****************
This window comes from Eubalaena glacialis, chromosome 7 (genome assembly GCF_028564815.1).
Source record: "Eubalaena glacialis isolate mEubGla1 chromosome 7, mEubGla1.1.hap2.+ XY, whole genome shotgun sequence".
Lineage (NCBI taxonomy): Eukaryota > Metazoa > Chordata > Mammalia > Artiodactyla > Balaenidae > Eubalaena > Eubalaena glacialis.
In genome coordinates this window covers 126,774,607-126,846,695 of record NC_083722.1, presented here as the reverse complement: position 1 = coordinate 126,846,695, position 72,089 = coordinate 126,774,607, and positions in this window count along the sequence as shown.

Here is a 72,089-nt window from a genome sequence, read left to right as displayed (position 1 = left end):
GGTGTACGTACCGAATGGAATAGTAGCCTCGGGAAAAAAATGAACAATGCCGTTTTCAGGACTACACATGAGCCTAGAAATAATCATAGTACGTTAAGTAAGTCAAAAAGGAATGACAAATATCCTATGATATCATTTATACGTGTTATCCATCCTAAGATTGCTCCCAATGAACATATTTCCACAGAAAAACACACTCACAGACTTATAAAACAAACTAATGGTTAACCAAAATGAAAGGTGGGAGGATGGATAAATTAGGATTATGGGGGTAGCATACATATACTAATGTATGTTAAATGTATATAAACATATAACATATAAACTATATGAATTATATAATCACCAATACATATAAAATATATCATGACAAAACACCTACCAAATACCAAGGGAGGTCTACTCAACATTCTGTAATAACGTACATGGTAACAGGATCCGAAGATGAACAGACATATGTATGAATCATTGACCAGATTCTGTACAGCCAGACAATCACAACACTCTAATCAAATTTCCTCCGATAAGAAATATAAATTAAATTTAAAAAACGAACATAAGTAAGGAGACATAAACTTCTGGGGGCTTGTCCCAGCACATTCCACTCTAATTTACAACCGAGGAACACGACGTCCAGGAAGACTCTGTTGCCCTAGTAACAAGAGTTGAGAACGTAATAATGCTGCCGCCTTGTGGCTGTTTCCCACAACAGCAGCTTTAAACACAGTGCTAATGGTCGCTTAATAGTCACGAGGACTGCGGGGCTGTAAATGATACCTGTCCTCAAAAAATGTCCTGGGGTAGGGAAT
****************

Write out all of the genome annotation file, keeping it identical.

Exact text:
This window comes from Eubalaena glacialis, chromosome 7 (genome assembly GCF_028564815.1).
Source record: "Eubalaena glacialis isolate mEubGla1 chromosome 7, mEubGla1.1.hap2.+ XY, whole genome shotgun sequence".
Lineage (NCBI taxonomy): Eukaryota > Metazoa > Chordata > Mammalia > Artiodactyla > Balaenidae > Eubalaena > Eubalaena glacialis.
In genome coordinates this window covers 126,774,607-126,846,695 of record NC_083722.1, presented here as the reverse complement: position 1 = coordinate 126,846,695, position 72,089 = coordinate 126,774,607, and positions in this window count along the sequence as shown.

Here is a 72,089-nt window from a genome sequence, read left to right as displayed (position 1 = left end):
GGTGTACGTACCGAATGGAATAGTAGCCTCGGGAAAAAAATGAACAATGCCGTTTTCAGGACTACACATGAGCCTAGAAATAATCATAGTACGTTAAGTAAGTCAAAAAGGAATGACAAATATCCTATGATATCATTTATACGTGTTATCCATCCTAAGATTGCTCCCAATGAACATATTTCCACAGAAAAACACACTCACAGACTTATAAAACAAACTAATGGTTAACCAAAATGAAAGGTGGGAGGATGGATAAATTAGGATTATGGGGGTAGCATACATATACTAATGTATGTTAAATGTATATAAACATATAACATATAAACTATATGAATTATATAATCACCAATACATATAAAATATATCATGACAAAACACCTACCAAATACCAAGGGAGGTCTACTCAACATTCTGTAATAACGTACATGGTAACAGGATCCGAAGATGAACAGACATATGTATGAATCATTGACCAGATTCTGTACAGCCAGACAATCACAACACTCTAATCAAATTTCCTCCGATAAGAAATATAAATTAAATTTAAAAAACGAACATAAGTAAGGAGACATAAACTTCTGGGGGCTTGTCCCAGCACATTCCACTCTAATTTACAACCGAGGAACACGACGTCCAGGAAGACTCTGTTGCCCTAGTAACAAGAGTTGAGAACGTAATAATGCTGCCGCCTTGTGGCTGTTTCCCACAACAGCAGCTTTAAACACAGTGCTAATGGTCGCTTAATAGTCACGAGGACTGCGGGGCTGTAAATGATACCTGTCCTCAAAAAATGTCCTGGGGTAGGGAAT